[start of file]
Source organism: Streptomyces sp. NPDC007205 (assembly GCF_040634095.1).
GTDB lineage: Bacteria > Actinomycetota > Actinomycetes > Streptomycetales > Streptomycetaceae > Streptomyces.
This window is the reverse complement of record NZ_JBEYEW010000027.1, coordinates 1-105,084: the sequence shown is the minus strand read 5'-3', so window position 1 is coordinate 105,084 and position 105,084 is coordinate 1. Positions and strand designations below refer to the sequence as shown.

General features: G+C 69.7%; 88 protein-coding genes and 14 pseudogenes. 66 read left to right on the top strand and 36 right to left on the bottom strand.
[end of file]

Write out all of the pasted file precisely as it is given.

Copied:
Source organism: Streptomyces sp. NPDC007205 (assembly GCF_040634095.1).
GTDB lineage: Bacteria > Actinomycetota > Actinomycetes > Streptomycetales > Streptomycetaceae > Streptomyces.
This window is the reverse complement of record NZ_JBEYEW010000027.1, coordinates 1-105,084: the sequence shown is the minus strand read 5'-3', so window position 1 is coordinate 105,084 and position 105,084 is coordinate 1. Positions and strand designations below refer to the sequence as shown.

General features: G+C 69.7%; 88 protein-coding genes and 14 pseudogenes. 66 read left to right on the top strand and 36 right to left on the bottom strand.